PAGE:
‘Precious Millions are spent on daily dalliances that have nothing to do with critical issues.’

by Colin Leslie Beadon

Plant your Barbados Victory Garden!

India has recently experienced a huge power supply failure where millions of people were affected in so many ways without electricity. Without electricity, just about everything of commercial business these days comes to a stop, besides most homes, schools, hospitals, gas stations, airports, et al. But such a power outage does not necessarily kill anybody.

However there are one or two other such product failures that can do very dramatic damage to human endeavour, but few of us in Barbados seem aware of these things. They are: Food and water.

The lack of these two items is much more extreme in the results they cause, but nobody who has not been through such a dilemma as extreme thirst or extreme hunger or both; or seen a society suffer from such depredation, would fully appreciate where it leads.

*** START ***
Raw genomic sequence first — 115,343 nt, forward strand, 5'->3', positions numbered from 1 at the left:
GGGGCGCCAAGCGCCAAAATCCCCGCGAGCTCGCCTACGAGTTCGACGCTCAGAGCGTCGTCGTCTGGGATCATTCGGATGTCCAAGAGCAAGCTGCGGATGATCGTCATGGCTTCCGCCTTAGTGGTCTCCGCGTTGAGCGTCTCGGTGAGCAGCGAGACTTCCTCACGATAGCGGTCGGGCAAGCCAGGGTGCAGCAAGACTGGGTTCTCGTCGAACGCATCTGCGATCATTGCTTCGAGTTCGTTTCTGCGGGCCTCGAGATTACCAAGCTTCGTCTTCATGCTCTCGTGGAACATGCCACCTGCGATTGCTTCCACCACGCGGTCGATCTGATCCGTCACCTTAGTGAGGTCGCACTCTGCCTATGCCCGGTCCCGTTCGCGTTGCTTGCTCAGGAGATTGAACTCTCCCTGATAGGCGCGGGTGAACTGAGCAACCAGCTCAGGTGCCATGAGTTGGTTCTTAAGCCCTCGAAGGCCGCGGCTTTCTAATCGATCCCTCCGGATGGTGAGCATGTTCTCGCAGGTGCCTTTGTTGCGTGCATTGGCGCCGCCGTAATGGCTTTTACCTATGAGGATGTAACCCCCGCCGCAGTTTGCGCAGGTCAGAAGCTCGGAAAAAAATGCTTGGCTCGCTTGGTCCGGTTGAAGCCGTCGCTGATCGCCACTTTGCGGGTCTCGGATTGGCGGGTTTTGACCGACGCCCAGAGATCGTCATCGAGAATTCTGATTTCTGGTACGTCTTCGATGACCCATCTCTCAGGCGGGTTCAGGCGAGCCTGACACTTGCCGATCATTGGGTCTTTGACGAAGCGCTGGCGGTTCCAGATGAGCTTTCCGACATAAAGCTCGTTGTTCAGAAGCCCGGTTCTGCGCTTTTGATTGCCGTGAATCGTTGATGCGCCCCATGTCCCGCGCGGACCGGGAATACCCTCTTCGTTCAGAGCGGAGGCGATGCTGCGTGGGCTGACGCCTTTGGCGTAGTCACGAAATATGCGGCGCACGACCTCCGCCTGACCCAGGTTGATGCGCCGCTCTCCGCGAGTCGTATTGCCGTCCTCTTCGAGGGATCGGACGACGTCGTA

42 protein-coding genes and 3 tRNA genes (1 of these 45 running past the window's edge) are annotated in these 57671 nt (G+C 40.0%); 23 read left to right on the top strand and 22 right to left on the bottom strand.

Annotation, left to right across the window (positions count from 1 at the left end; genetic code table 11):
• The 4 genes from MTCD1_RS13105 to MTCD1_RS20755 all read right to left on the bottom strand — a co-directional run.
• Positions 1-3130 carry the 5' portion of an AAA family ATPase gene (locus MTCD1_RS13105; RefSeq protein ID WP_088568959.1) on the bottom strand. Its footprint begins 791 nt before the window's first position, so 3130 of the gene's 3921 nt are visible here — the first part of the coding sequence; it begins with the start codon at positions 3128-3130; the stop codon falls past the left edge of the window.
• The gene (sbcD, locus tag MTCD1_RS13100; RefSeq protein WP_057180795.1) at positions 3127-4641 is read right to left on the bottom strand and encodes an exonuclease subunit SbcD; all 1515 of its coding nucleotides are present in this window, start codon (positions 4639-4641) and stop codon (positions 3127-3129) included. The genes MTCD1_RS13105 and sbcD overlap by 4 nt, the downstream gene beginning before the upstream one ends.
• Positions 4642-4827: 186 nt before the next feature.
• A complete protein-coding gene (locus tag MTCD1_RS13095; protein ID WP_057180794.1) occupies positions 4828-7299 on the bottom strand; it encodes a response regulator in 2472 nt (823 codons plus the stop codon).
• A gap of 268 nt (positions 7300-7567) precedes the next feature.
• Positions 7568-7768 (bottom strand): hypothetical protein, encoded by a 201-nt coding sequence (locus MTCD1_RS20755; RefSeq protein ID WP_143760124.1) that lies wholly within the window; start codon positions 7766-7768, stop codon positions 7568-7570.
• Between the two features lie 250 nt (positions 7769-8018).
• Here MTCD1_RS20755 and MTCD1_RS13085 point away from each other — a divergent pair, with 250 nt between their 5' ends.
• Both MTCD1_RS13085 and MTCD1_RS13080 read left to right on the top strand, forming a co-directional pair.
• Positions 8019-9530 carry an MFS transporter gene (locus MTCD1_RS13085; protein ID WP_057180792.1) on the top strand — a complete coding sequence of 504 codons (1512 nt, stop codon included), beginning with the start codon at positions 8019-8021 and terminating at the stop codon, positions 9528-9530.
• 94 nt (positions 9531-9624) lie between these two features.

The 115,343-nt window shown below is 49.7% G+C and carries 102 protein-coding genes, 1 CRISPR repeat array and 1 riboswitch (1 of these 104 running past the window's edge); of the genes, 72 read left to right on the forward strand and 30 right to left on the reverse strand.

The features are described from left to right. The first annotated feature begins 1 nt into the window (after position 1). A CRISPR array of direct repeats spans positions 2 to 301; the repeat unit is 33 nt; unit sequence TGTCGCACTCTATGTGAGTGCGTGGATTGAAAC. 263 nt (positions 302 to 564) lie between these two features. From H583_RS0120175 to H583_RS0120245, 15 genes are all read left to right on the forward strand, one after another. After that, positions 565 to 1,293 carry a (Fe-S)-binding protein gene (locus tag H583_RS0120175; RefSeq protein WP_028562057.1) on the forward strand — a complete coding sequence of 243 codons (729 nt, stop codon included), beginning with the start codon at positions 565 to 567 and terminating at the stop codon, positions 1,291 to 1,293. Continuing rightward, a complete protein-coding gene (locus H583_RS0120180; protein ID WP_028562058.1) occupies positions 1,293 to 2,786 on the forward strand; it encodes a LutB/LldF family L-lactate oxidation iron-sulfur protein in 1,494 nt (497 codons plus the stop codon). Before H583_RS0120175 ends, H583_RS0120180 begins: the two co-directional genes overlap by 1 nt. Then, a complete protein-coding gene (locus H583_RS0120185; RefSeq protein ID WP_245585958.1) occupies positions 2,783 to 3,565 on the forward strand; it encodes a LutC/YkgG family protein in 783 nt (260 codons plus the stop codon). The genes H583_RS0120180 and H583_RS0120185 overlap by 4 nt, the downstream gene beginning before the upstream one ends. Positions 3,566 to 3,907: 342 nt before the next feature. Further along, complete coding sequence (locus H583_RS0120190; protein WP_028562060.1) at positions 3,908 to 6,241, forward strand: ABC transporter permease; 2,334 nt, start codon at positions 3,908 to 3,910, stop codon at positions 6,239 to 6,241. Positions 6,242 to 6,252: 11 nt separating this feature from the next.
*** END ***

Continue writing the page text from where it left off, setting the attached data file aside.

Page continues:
So let us spell it out: Such depredation leads to the complete breakdown of most societies (Read ‘Collapse’ by Jared Diamond). The scene becomes horrific beyond most imaginations. Only the very strong survive it, and for a time. The old and the very young are lucky for they are the first to die.

“Britain, during the war, started producing 91% of its own food in small allotments farmed by villagers and town’s people.”

Victory Gardens

When England was deep in World War 2 and the shipping lines had been drastically cut and the winters were long and miserable, the British started intensive agricultural development. Everybody got down to growing vegetables on every available square of soil they could find; parks, empty housing lots, swimming pools and playing fields became Victory Gardens. This is what saved the UK when it came to food. Britain, during the war, started producing 91% of its own food in small allotments farmed by villagers and town’s people. Remember they had winters to contend with also. We don’t have winters in Barbados, and so apart from dry spells, there is little to stop us producing our own food All -Year -Through.